Local students spent the day at Epic on December 7th coding interactive projects at the third Maydm’s Makers Epic Experience event. The event, created by Madison tech education non-profit Maydm, helps spark interest in tech for girls and students of color.
“We give students the tools and exposure to revolutionize what tech looks like,” said Maydm programs implementation lead Calley Mannion.
Students wrote and programmed their own interactive 3D stories and created wearable microbit computers, combining programming with hands-on crafting and design.
“The students were really excited when they heard that they’d be coding 3D projects,” said JP Miller, Maydm’s curriculum developer and programs lead. “By sixth or seventh grade, they’re already proficient in 2D coding with Scratch and are ready for a new challenge.”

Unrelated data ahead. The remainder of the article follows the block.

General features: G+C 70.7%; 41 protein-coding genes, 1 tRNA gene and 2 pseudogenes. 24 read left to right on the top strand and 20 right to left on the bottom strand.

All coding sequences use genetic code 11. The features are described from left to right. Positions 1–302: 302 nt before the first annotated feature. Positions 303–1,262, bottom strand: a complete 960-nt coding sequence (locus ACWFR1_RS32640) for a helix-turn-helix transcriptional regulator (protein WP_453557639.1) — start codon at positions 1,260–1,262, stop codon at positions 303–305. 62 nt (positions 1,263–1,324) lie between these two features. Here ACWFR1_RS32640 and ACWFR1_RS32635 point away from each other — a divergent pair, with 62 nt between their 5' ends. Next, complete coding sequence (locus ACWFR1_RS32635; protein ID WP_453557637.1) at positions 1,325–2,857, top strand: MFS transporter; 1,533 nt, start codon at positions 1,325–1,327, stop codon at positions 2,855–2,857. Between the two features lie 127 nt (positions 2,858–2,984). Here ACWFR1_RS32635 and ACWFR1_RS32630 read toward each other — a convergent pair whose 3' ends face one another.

Winnie Karanja, Maydm’s founder and executive director, said exposure to programming is key to improving diversity in tech, where women and people of color are underrepresented.
“When I learned to code, I was one of two girls and two people of color in the class,” she said. “We want to make sure that girls and students of color have exposure to opportunities in STEM.”
During lunch, students accompanied volunteers from local tech companies, including Epic staff, on a tour of Epic’s auditorium and learning spaces.
“Epic is a big face of the Madison tech community, and we love Epic as a location because we want it to feel different from school,” Mannion said. “We hope that students feel like they can be creative because the space around them is creative, and that they can visualize themselves working in a place like this when they grow up.”
Learn more about the Maker’s Epic Experience event and the sponsors that helped make it possible.